The Resource Guide states as follows: “[the] DOJ and SEC encourage companies to conduct pre-acquisition due diligence and improve compliance programs and internal controls after acquisition….” A pre-acquisition anti-corruption due diligence assists the acquiring company to more accurately assess the target company’s value. Such a due diligence combined with a successful post-acquisition implementation of an anti-bribery compliance program will also reduce the risk that the target company will continue to engage in bribery.

The consequences of pre-acquisition violations of the FCPA which are uncovered through a due diligence can be acted on in a pre-emptive and orderly manner by negotiating the cost and responsibilities for the consequential investigation. The Resource Guide provides that “a successor company’s voluntary disclosure, appropriate due diligence, and implementation of an effective compliance program may also decrease the likelihood of an enforcement action regarding an acquired company’s post-acquisition conduct when pre-acquisition due diligence is not possible.”

A paper on the FCPA called A Primer on FCPA Due Diligence in Cross-Border M&A Transactions: Avoiding Legal and Business Risks by Maria Luisa Cánovas and Nicholas E. Rodriguez makes reference to the Resource Guide and states that it outlines tangible steps that a company subject to the FCPA should take upon considering a merger or acquisition. These are:

  1. conduct a thorough risk-based FCPA and anti-corruption due diligence on potential new business acquisitions;
  2. ensure that the acquiring company’s code of conduct and compliance policies and procedures regarding the FCPA and other anti-corruption laws apply as quickly as is practicable to newly acquired businesses or merged entities;
  3. train the directors, officers, and employees of newly acquired businesses or merged entities, and when appropriate, train agents and business partners on the FCPA and other relevant anti-corruption laws and the company’s code of conduct and compliance policies and procedures;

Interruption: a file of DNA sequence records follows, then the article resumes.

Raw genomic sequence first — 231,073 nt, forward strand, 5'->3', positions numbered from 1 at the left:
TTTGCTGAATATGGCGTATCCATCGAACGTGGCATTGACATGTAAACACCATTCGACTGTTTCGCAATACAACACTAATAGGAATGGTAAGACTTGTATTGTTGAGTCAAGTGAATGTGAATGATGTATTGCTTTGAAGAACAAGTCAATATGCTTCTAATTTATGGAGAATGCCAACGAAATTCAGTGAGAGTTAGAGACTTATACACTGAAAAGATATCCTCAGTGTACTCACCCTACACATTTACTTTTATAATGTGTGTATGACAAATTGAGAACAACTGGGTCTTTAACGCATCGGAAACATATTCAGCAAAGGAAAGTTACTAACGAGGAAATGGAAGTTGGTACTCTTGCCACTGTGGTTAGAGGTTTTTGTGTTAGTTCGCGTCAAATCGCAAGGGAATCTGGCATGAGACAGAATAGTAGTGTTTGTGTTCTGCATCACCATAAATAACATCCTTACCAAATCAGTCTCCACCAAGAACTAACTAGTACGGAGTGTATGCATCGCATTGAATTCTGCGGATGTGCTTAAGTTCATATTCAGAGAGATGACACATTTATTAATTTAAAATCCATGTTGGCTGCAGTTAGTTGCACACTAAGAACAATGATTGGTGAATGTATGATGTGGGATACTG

4. conduct an FCPA-specific audit of all newly acquired or merged businesses as quickly as practicable; and
  5. disclose any corrupt payments discovered as part of its due diligence of newly acquired entities or merged entities.

From the perspective of a South African entity that may want to enter into a merger or acquisition with another entity that is subject to the FCPA it is advisable to consistently maintain detailed records of account when conducting business and to have a reasonable and FCPA adherent compliance program.

An article titled Importance of FCPA Due Diligence in Cross-Border M&A by Dentons’ Partners, Michelle J Shapiro and Peter G Feldman, and Senior Counsel, Randy Bregman sets out a non-exhaustive list of risk factors that a potential buyer should look at before marketing the company, in particular to US buyers. These are its geography; industry; government business and government interaction; business development and sales strategy; third-party intermediaries; mergers, acquisitions and joint ventures; compliance program and history.

Conclusion

Cross-border mergers and acquisitions have become increasingly common with the advent of globalisation. Given the far-reaching application of the FCPA it has made pre-acquisition anti-corruption due diligence a necessity. Our prediction is that the FCPA is going to continue to be vigorously enforced and it is therefore crucial for potential acquirers to understand the provisions of the FCPA and how to mitigate the sanctions imposed under the FCPA.